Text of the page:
Second sessions are always a little more challenging. The first day, no one knows what to expect and there’s a lot of giggling and “Are you really asking us to do this?” looks but everyone is riding on the energy of the new. The second session is a little lower energy, a little “Whatcha got now?” That being said, we had a great day. The challenge is a good reminder to bring in my best and to believe in what I’m doing.
We have already established the opening routine of freewriting, check in and stretching. Meg stepped up the stretches a bit, adding some more movement and making it feel a little more dance like. I commented that no one would feel so self-conscious about grooving their hips if we were all in a club! We played another name game, as there were several new women in the group today. In this setting, the group changes frequently. Women are set free, they are sent to prison or a different facility. I expect new faces almost every session. Travis County Correctional Complex is for 0-2 year sentencing so the odds are we’ll lose about half of our group before we even get to the final performance. This can be frustrating, but it also reminds us to make each session count.
One game, The Sun Shines On, involves a kind ‘aggressive musical chairs’, as one woman renamed it. We set up a circle of chairs, one less than the number of people playing and all sit with one person in the middle. The person in the middle states one thing that is true for her, prefacing it with, “The sun shines on everyone who…” has a dog or a sister or is wearing stripes. Those who also have a dog/sister/stripes, have to stand up and move to a new chair. The one left standing must go the center and state a new truth.
This game is great because it involves movement, strategy, laughter and learning about each other. I was struck by a certain moment in the game today: one woman stood in the center and said, “The sun shines on everyone who is gay.” A number of other women stood up, switched seats and the game continued. In a jail setting, in the state of Texas, I was surprised and glad that they could and were willing to be open about it. I also realized that with our theme of “love,” it could be very easy to slip into a heterosexual view of love and leave out their experiences entirely. Our society’s pop songs, poetry, movie and stories mainly focus on this heterosexual view of love. Boy meets girl, they fall in love and live happily ever after. That whole scenario is false in so many ways and in this particular case negates that girl could meet girl and fall in love. I’m so glad that her actions brought this to my attention. Meg and I have discussed how to bring this up in the next session in a way that validates homosexual love without sparking off a giant, gridlocked debate over the political and religious arguments around homosexuality.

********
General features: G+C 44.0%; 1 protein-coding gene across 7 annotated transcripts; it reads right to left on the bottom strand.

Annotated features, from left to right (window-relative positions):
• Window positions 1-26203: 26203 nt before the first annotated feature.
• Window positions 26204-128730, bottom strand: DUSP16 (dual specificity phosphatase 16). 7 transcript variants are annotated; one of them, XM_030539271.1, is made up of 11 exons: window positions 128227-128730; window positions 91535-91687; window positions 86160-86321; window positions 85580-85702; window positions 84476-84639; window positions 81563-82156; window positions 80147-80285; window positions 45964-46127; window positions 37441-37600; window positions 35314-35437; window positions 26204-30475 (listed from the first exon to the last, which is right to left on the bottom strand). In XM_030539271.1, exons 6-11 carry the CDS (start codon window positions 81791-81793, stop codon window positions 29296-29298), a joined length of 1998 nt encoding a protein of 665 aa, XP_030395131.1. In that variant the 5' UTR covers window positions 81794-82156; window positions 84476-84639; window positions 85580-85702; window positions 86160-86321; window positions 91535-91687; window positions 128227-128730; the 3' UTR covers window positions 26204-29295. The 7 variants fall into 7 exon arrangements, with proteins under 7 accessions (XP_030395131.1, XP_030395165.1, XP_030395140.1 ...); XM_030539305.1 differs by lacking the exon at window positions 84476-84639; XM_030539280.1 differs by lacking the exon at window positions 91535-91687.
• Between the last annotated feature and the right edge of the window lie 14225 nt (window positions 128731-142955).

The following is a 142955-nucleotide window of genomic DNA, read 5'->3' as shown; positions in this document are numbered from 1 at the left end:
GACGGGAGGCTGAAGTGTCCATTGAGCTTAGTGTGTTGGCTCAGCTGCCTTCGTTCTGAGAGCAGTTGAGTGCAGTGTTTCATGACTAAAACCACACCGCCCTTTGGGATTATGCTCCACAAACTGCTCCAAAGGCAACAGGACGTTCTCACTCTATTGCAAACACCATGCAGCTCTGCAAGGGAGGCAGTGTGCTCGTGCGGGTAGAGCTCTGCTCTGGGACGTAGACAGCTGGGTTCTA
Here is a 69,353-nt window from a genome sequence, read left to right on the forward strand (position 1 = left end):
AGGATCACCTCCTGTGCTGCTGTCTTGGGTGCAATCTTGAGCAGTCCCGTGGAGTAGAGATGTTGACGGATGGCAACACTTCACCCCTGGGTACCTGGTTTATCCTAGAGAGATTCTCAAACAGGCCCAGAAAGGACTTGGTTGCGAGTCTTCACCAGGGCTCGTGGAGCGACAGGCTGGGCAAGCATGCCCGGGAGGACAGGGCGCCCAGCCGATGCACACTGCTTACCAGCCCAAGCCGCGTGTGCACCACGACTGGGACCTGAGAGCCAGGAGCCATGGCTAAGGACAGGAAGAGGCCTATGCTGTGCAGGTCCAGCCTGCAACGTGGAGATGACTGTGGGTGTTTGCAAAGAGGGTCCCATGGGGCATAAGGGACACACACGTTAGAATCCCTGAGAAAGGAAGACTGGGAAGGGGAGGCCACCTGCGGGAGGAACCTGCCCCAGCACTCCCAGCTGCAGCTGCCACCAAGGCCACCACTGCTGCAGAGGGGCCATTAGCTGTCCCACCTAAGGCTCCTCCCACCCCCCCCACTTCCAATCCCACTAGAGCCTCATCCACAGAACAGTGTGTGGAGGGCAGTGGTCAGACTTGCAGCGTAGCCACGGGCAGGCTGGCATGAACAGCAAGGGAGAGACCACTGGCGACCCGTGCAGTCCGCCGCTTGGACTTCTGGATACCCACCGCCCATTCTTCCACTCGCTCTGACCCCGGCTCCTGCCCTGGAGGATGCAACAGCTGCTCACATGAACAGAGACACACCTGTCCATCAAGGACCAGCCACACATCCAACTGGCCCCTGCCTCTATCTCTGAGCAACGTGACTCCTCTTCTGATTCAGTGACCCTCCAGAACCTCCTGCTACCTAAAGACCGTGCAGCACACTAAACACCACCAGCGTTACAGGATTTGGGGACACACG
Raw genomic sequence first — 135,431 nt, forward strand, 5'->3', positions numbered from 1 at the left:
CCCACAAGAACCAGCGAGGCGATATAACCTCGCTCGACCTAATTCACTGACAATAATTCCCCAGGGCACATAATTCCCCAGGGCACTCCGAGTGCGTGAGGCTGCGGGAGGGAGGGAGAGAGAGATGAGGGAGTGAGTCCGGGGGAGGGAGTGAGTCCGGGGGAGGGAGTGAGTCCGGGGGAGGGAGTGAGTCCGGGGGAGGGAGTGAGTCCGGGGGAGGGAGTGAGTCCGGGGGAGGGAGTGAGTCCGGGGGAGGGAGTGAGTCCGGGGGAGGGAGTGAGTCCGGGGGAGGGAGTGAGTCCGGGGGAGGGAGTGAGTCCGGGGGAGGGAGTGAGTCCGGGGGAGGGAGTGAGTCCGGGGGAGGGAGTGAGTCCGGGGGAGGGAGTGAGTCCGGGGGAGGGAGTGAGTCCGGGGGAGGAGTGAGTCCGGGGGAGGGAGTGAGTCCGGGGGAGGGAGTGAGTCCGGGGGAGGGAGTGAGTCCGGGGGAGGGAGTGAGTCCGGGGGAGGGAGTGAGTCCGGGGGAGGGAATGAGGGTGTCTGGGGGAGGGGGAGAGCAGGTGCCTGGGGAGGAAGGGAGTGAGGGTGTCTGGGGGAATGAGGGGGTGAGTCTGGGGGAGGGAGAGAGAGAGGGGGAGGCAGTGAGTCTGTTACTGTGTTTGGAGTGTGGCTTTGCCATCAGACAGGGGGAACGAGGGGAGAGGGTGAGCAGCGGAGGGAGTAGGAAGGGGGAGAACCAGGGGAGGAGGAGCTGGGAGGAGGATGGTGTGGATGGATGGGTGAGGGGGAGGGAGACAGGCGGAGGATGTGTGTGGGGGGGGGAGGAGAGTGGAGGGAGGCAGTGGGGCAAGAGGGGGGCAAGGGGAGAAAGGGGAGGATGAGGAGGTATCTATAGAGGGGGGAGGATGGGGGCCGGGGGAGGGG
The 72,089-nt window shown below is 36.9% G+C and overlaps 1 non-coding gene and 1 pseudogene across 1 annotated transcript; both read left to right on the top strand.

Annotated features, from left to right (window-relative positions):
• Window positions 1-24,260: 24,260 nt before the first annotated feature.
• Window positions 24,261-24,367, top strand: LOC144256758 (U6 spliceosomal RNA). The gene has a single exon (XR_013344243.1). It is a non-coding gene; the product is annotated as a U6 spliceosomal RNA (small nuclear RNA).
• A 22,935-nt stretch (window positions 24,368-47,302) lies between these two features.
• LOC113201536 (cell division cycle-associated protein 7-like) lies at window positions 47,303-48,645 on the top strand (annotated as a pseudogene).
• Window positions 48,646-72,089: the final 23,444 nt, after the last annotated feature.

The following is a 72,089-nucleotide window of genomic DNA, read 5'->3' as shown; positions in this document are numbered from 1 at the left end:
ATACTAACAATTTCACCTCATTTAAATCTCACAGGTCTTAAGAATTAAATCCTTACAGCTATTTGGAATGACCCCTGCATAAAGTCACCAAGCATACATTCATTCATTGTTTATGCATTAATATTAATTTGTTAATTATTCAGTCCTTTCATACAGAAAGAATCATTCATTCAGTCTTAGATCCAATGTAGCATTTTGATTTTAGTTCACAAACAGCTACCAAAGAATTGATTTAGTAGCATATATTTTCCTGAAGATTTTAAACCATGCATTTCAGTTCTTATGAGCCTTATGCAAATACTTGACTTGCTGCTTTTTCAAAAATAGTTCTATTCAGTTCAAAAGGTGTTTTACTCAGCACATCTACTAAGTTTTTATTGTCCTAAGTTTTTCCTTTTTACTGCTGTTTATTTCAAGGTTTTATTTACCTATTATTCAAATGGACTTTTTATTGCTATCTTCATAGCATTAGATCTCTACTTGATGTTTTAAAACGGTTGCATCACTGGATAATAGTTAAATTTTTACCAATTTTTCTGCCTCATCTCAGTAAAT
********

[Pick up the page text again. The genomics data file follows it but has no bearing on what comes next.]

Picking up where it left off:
For today’s session, I brought copies of Maya Angelou’s “Phenomenal Woman”. Many women in the class were already familiar with it; it has become a widely read and used poem. First, we read it through around the circle, then divided up into four groups. Each group created three still images around their verse. They picked individual words or lines to create the images. The energy in the room picked up as the women experimented and discussed how to bring their verse to life. Each group showed its images and we commented on what we liked about each of them. Then, we told the groups to keep three images and build on them to present the whole verse.
The results were fantastic. We didn’t give too much instruction because I like to see how each group interprets the task. I am always amazed at how easily “non” theatre people employ the tools that took me years to re-find. After having all of the joy and spontaneity drilled out of me by various acting techniques, I was afraid of my own shadow for a long time. I would never have buzzed around making bumble bee noises, as one group did to demonstrate the men swarming like “a hive of honey bees” or even been able to act out “the rise of my breasts” without total embarrassment. Although some of the women also have stage fright or a level of discomfort at performing, their ideas and inspirations are great. We are all theatre makers; we all possess the tools of storytelling and performance.
(I have permission from the women involved to write about my experiences in these workshops in a general way, being careful not to use names or identifying characteristics. While incarcerated at TCCC, the women will not be able to post their own writings on this website. Once they are out of TCCC, they will be welcome to send me their writings for this site.)